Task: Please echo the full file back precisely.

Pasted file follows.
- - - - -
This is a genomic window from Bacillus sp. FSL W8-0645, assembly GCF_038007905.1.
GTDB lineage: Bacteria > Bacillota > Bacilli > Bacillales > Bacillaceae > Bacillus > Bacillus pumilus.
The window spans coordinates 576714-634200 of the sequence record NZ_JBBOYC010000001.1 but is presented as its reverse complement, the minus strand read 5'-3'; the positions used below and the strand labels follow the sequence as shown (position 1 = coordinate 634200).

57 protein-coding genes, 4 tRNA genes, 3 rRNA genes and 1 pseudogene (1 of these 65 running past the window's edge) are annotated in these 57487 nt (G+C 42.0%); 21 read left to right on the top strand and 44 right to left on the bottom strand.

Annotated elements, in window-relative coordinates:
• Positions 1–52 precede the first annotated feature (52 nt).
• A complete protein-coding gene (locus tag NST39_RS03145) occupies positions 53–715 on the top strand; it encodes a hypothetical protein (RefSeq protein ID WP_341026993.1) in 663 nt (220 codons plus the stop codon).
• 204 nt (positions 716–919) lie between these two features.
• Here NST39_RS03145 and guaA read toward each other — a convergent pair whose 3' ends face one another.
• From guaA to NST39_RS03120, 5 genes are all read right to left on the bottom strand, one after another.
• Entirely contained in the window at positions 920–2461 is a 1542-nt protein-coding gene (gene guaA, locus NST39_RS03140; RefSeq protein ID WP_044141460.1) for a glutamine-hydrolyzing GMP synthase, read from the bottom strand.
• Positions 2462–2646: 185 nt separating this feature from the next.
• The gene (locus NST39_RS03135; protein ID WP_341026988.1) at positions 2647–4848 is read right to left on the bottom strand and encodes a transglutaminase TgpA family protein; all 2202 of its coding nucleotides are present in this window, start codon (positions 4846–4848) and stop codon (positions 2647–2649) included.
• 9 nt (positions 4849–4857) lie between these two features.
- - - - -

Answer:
This is a genomic window from Bacillus sp. FSL W8-0645, assembly GCF_038007905.1.
GTDB lineage: Bacteria > Bacillota > Bacilli > Bacillales > Bacillaceae > Bacillus > Bacillus pumilus.
The window spans coordinates 576714-634200 of the sequence record NZ_JBBOYC010000001.1 but is presented as its reverse complement, the minus strand read 5'-3'; the positions used below and the strand labels follow the sequence as shown (position 1 = coordinate 634200).

57 protein-coding genes, 4 tRNA genes, 3 rRNA genes and 1 pseudogene (1 of these 65 running past the window's edge) are annotated in these 57487 nt (G+C 42.0%); 21 read left to right on the top strand and 44 right to left on the bottom strand.

Annotated elements, in window-relative coordinates:
• Positions 1–52 precede the first annotated feature (52 nt).
• A complete protein-coding gene (locus tag NST39_RS03145) occupies positions 53–715 on the top strand; it encodes a hypothetical protein (RefSeq protein ID WP_341026993.1) in 663 nt (220 codons plus the stop codon).
• 204 nt (positions 716–919) lie between these two features.
• Here NST39_RS03145 and guaA read toward each other — a convergent pair whose 3' ends face one another.
• From guaA to NST39_RS03120, 5 genes are all read right to left on the bottom strand, one after another.
• Entirely contained in the window at positions 920–2461 is a 1542-nt protein-coding gene (gene guaA, locus NST39_RS03140; RefSeq protein ID WP_044141460.1) for a glutamine-hydrolyzing GMP synthase, read from the bottom strand.
• Positions 2462–2646: 185 nt separating this feature from the next.
• The gene (locus NST39_RS03135; protein ID WP_341026988.1) at positions 2647–4848 is read right to left on the bottom strand and encodes a transglutaminase TgpA family protein; all 2202 of its coding nucleotides are present in this window, start codon (positions 4846–4848) and stop codon (positions 2647–2649) included.
• 9 nt (positions 4849–4857) lie between these two features.